The Only Way to Preserve Eels Is to Eat Them All
I joined the few remaining fishermen who are hoping to give the eel population in the Netherlands a helping hand.
A golden eel is featured on the civic crest of Heeg, a town in the Dutch province of Friesland. Eel once made the locals rich. From the 17th century until 1914, this place was responsible for exporting eel to London, where the Brits turned the fish into pies. Per the king's executive orders, the eel fishermen even had their own docking place in the river Thames, close to the place where the Tower Bridge would later be built. These days, the last eel fishermen in London send most of their fish to The Netherlands, which is one of the few countries that still considers eel a delicacy.
There isn't much eel left in the Dutch waters, and even in Heeg, there is only one remaining eel fisherman: Freerk Visserman. If you think of an old, crippled man with a long grey beard when you hear the word "fisherman," I'm sorry to tell you that Visserman isn't that guy. He's 35 years old but looks even younger. A hat covers half of his curly, blond hair, and he looks more like a surfer than a traditional fisherman.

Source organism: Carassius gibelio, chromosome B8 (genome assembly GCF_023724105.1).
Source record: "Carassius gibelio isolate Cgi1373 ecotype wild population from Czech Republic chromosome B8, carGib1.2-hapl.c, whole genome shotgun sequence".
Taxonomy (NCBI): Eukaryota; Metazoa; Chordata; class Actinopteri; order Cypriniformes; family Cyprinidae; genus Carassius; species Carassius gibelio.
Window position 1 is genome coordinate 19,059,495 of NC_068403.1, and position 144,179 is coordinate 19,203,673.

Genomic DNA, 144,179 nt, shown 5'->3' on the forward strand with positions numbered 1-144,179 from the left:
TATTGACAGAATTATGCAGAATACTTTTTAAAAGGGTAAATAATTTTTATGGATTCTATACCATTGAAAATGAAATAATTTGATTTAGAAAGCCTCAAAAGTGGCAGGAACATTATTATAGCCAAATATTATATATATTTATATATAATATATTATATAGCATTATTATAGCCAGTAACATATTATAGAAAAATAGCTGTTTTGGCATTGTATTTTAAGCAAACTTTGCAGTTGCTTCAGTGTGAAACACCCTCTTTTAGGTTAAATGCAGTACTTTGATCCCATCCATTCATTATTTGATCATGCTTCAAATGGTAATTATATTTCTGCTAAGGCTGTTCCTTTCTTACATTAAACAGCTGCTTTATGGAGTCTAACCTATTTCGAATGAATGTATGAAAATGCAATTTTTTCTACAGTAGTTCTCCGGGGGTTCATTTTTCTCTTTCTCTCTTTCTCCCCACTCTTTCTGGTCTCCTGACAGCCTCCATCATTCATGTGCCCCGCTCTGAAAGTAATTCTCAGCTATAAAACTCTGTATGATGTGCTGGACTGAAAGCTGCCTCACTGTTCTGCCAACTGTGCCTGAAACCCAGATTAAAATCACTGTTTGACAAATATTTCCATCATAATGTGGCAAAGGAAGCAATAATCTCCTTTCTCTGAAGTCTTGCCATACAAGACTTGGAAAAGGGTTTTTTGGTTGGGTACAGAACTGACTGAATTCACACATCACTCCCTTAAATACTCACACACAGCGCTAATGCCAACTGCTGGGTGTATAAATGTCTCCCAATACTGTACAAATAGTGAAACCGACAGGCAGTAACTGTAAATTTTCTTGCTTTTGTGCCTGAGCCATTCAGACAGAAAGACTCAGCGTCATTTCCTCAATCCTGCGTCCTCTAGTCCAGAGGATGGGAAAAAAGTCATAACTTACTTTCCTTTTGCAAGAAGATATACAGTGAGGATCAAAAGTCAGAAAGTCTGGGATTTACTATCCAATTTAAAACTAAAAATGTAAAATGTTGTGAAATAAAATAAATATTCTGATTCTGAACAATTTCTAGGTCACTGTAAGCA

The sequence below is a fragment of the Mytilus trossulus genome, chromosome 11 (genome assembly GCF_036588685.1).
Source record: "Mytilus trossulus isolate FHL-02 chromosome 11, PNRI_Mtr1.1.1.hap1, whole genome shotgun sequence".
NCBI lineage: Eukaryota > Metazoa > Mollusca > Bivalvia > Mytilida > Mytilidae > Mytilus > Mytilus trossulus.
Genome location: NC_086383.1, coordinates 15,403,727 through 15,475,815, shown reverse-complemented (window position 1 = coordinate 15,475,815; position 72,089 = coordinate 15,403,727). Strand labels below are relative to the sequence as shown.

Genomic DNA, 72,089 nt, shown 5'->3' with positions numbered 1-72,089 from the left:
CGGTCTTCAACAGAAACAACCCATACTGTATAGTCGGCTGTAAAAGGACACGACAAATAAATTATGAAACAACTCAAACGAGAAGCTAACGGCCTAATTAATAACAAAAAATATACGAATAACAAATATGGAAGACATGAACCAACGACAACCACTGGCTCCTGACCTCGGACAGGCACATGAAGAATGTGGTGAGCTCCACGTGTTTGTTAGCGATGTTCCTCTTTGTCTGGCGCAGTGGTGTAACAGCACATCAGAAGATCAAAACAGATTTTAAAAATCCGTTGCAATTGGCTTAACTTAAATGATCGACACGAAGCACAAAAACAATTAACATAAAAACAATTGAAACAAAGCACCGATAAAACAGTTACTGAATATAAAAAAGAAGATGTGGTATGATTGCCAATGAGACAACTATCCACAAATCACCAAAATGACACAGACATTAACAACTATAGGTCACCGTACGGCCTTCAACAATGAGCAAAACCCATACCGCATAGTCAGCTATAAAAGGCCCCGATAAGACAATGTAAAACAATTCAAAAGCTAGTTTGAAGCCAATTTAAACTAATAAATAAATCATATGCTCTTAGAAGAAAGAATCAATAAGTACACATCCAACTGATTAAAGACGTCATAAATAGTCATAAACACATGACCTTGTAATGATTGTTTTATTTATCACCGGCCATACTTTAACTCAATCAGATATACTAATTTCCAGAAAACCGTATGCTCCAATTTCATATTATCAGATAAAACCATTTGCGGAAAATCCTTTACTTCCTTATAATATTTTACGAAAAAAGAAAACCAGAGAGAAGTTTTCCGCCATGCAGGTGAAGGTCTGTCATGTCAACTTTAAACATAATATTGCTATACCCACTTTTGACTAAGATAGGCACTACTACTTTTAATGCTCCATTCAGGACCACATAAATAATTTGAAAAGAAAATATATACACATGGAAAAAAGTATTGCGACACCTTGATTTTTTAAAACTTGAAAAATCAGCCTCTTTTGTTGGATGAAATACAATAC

According to Visserman, we need to keep eating eel in order to save it. "Only then does eel have value to the economy," he says, "and will money be spent on saving it." Currently, biologists and scientists depend on the fishermen to know how many eels are left.
Visserman loves talking about eel. He has expanded his small fishing business with tours on Frysian lakes, a guided visit to the woodworking museum (which features a replica of an old eel ship, like the ones they used back in the day on the Thames), and trips to local parties dedicated to smoking eel on an island called Hegemer. He makes a little bit of money guiding these excursions, but mostly enjoys explaining the importance of eel to people and sharing the history of eel fishing in The Netherlands.
I call Visserman because I want to go on one of these excursions with him. Visserman has a better idea: "We're going to a lake in the Veluwe nature reserve to release 1,000 eels into the wild. It's going to be very special."